Of all the countries in the Middle East, Yemen is the poorest and so the sister’s communities (four of them) each have over 100 sick and dying people. Because of the bombing and chaos in the streets, no Muslim workers are coming any more to help with the cooking, cleaning of patients and medical attention. It is just the sisters, six per community, plus a few of their older orphan children who have to manage as best they can.
The church is not officially present in Yemen. Our sisters have no Vatican support system. They are alone, discretely living and serving the poor Muslim nation, supported only by a few elderly foreign priests of religious congregations, but now these priests have all left Yemen by boat before Holy Week, leaving consecrated Hosts in the tabernacles in the MC Chapels.
The sisters had no priest and no Easter Liturgies. They themselves had a “dry Mass”, gathering in their chapels and simply reading the Holy Week Liturgies from the Sacramentary and giving themselves the Eucharist. Now it seems each host is being divided into four for distribution, as their reserve is almost gone.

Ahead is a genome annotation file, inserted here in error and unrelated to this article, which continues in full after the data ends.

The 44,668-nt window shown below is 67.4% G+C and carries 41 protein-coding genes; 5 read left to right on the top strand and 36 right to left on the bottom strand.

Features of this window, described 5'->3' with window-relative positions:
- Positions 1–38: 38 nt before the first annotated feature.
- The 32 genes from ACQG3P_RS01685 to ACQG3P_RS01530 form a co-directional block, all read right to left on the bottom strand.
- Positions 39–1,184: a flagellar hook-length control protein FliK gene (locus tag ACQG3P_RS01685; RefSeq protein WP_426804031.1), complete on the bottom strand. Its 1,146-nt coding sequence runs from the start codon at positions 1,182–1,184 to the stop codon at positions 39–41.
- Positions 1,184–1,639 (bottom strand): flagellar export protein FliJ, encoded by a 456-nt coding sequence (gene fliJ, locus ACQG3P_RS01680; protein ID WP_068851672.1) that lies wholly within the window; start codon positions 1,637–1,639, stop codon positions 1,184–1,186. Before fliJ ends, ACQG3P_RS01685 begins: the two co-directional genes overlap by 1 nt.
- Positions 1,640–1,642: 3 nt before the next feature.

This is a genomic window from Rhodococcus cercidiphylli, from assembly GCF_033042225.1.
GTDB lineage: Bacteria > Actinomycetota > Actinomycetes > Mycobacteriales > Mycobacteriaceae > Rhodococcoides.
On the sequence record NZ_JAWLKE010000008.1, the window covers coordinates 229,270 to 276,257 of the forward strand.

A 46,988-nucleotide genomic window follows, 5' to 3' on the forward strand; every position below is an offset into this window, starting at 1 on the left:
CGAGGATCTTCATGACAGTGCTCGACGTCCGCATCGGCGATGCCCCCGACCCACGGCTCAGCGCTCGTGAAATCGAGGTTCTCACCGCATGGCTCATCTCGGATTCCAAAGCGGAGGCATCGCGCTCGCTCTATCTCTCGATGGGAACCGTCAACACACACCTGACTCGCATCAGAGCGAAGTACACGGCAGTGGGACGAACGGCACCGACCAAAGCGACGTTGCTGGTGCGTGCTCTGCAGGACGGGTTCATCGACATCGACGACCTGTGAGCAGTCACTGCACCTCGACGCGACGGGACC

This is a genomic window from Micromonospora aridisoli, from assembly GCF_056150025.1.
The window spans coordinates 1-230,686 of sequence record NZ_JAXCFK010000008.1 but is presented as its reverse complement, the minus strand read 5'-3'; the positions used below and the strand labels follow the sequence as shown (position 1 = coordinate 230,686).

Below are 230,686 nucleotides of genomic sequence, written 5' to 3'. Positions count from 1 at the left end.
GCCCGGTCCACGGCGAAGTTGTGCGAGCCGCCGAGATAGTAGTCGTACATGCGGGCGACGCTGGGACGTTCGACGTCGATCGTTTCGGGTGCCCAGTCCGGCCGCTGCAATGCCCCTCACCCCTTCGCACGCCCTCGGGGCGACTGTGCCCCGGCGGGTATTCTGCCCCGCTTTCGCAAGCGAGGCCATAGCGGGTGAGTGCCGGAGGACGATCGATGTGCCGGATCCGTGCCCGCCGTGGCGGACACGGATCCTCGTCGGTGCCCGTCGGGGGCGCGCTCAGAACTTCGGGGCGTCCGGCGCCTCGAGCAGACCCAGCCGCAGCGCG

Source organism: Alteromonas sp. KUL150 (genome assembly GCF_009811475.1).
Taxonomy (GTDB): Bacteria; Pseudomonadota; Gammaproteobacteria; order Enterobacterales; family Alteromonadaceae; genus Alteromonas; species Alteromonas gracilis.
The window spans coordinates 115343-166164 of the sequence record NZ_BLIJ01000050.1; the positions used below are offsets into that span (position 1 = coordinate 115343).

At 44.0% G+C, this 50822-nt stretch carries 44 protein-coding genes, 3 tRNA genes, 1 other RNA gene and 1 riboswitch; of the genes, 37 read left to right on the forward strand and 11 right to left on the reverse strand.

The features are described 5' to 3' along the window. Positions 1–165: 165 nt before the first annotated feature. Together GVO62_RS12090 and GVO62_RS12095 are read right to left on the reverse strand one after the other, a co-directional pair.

The sisters will stay with their people no matter what happens. They have tremendous Faith, but also they are tired and afraid. (And we believe the situation in the whole Middle East will continue to deteriorate.)
I am heading to Rwanda today and I remember my last visit there in 1995, just after the Rwandan Genocide. Our Sisters had stayed with their people there in Kigali, as well as hiding Tutsis within their compounds and in the front of the chapel during Perpetual Adoration. The Hutu militias would peer into the Chapel from the back and only see the backs of the crowd of nuns in constant prayer. No one was taken and killed from their compounds although the streets were littered with dead bodies. After the Genocide, the MC Sisters were admired by the surviving Rwandans who called them, “the nuns who stayed.”
Now in Middle East, our MC Sisters will once again be “the nuns who stay”, but the situation now in Syria, Iraq, Palestine, Afghanistan, Pakistan etc. is getting worse. Please pray for them and for the people whom they will serve until the end, all for love of Jesus and for souls.
God bless and protect them.
Fr. Gary Duckworth, MC
Let us heed Father’s request to pray for all who are in grave danger because of their faith, and commit ourselves to defend the religious freedom we enjoy that these courageous followers of Jesus bear witness to, often to the point of death.
Good luck with finals, see you graduates on the stage, have a great summer, and can’t wait to see our returning students as we welcome the Class of 2019 in August!